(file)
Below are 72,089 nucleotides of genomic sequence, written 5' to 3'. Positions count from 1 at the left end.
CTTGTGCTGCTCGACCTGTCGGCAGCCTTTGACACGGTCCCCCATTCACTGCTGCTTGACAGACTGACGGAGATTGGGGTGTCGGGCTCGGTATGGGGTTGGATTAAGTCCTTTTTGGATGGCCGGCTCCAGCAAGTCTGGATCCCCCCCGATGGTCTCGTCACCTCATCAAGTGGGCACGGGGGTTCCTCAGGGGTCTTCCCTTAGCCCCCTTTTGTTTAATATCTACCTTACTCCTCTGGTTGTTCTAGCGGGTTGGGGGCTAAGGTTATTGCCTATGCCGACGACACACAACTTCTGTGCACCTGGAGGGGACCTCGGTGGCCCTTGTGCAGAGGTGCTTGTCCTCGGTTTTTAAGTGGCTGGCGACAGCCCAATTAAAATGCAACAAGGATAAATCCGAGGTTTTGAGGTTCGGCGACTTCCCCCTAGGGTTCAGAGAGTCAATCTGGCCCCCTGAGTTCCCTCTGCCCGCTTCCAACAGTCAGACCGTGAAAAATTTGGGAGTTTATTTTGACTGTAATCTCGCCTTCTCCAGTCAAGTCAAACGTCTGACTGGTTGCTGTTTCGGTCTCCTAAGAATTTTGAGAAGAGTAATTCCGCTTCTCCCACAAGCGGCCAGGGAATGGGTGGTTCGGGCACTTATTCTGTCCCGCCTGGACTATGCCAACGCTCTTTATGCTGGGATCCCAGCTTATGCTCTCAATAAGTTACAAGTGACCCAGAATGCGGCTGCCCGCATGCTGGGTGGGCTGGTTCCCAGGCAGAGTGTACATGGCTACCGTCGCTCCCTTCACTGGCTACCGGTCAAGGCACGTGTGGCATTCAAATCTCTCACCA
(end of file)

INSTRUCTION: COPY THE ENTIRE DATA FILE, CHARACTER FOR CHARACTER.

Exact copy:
Below are 72,089 nucleotides of genomic sequence, written 5' to 3'. Positions count from 1 at the left end.
CTTGTGCTGCTCGACCTGTCGGCAGCCTTTGACACGGTCCCCCATTCACTGCTGCTTGACAGACTGACGGAGATTGGGGTGTCGGGCTCGGTATGGGGTTGGATTAAGTCCTTTTTGGATGGCCGGCTCCAGCAAGTCTGGATCCCCCCCGATGGTCTCGTCACCTCATCAAGTGGGCACGGGGGTTCCTCAGGGGTCTTCCCTTAGCCCCCTTTTGTTTAATATCTACCTTACTCCTCTGGTTGTTCTAGCGGGTTGGGGGCTAAGGTTATTGCCTATGCCGACGACACACAACTTCTGTGCACCTGGAGGGGACCTCGGTGGCCCTTGTGCAGAGGTGCTTGTCCTCGGTTTTTAAGTGGCTGGCGACAGCCCAATTAAAATGCAACAAGGATAAATCCGAGGTTTTGAGGTTCGGCGACTTCCCCCTAGGGTTCAGAGAGTCAATCTGGCCCCCTGAGTTCCCTCTGCCCGCTTCCAACAGTCAGACCGTGAAAAATTTGGGAGTTTATTTTGACTGTAATCTCGCCTTCTCCAGTCAAGTCAAACGTCTGACTGGTTGCTGTTTCGGTCTCCTAAGAATTTTGAGAAGAGTAATTCCGCTTCTCCCACAAGCGGCCAGGGAATGGGTGGTTCGGGCACTTATTCTGTCCCGCCTGGACTATGCCAACGCTCTTTATGCTGGGATCCCAGCTTATGCTCTCAATAAGTTACAAGTGACCCAGAATGCGGCTGCCCGCATGCTGGGTGGGCTGGTTCCCAGGCAGAGTGTACATGGCTACCGTCGCTCCCTTCACTGGCTACCGGTCAAGGCACGTGTGGCATTCAAATCTCTCACCA